When hiring a videographer to cover your conference, the price tag can often seem pricey. Personally, I’ve found there to be a sticker shock in about half of the proposals I submit for conferences. The question is why? I think it comes down to ROI.
If you don’t have a clear goal for how you plan to use the content after it’s captured – perhaps, you just plan to hold onto it for posterity – then it’s going to be hard to justify the cost. However, conferences are an amazing opportunity to capture loads of content that can support your marketing and social media efforts for months, even years when there are clear goals and an action plan.
Setting Clear Goals
Here are some high-level considerations when setting ROI-driven goals for your conference video content:
Sharing the event on social media immediately after the conference.
Letting your customer base and social media audience know that the conference exists and why that matters – whether it’s used to promote thought leadership, bring people together, or whatever the reasoning may be.
Capturing content that can be used to promote the next year’s conference.
Showing is most often more effective than telling. Footage of a previous years’ conference is a great way to show potential attendees what they are in for and help drive attendance.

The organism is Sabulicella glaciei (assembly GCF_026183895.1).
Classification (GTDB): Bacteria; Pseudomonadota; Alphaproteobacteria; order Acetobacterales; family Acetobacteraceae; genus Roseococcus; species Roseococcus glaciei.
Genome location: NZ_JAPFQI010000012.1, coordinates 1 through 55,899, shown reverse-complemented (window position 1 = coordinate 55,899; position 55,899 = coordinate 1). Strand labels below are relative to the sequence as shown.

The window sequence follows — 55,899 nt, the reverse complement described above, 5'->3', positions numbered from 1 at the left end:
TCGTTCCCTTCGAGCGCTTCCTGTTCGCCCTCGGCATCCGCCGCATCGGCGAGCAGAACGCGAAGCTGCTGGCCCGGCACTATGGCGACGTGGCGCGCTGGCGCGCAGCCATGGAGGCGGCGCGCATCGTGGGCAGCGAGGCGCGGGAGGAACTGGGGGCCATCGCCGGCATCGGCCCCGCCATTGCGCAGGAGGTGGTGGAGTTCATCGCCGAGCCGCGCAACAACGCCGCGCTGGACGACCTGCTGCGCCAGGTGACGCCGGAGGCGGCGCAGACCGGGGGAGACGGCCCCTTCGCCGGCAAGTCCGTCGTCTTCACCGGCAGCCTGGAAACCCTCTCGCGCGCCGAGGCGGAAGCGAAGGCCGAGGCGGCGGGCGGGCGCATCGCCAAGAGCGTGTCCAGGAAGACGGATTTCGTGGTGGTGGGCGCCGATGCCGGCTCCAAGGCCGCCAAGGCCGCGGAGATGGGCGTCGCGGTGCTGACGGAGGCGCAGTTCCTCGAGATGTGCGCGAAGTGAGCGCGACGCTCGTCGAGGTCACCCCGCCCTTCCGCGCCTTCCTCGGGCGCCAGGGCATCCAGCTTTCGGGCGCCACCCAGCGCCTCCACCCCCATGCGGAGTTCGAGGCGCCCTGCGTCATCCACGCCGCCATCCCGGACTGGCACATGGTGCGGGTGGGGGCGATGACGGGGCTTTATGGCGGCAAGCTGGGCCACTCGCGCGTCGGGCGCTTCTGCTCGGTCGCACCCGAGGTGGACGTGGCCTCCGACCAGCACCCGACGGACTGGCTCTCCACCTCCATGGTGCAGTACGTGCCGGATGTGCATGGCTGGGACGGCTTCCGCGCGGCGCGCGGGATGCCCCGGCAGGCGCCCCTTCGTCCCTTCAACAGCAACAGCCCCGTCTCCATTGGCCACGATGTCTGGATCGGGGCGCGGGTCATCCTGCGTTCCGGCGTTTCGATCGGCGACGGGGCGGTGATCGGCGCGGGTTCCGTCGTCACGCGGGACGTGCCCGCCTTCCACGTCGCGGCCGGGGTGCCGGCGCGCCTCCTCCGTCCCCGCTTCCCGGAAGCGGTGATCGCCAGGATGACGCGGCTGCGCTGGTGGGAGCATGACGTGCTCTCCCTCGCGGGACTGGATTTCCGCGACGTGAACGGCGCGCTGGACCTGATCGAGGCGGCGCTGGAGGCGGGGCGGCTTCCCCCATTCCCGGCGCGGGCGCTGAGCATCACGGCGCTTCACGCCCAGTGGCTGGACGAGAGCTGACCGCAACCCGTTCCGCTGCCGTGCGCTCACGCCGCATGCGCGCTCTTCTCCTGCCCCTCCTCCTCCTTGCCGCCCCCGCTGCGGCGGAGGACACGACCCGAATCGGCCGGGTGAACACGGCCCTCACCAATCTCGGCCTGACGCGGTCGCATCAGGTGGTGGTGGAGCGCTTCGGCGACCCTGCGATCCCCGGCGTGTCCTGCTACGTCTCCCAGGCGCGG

Capturing ongoing content that can fill the social media calendar.
We’ll dig into this more later, but there’s plenty of opportunity to generate content that lives on past the conference itself. Video testimonials and interviews can be stretched over several months of an editorial calendar if well planned.
Capturing content for marketing major products and services.
In the same regard as the social media content, the footage, testimonials, and interviews captured during a conference can be repurposed for marketing campaigns as well. It’s all about ensuring that the appropriate footage, customers, and questions are captured to meet these goals.
Extending the usability of training sessions.
Consider recording or streaming your conference sessions to add additional value for the conference attendees or provide an on-demand content opportunity for those that can’t attend in person.
The three most common content types for conferences
When planning out how you are going to utilize video content captured during your conference, it’s important to begin with the end in mind. What are these videos going to be used for and where are they going to go? Here are three of the most common types of content produced from conferences to help guide that conversation.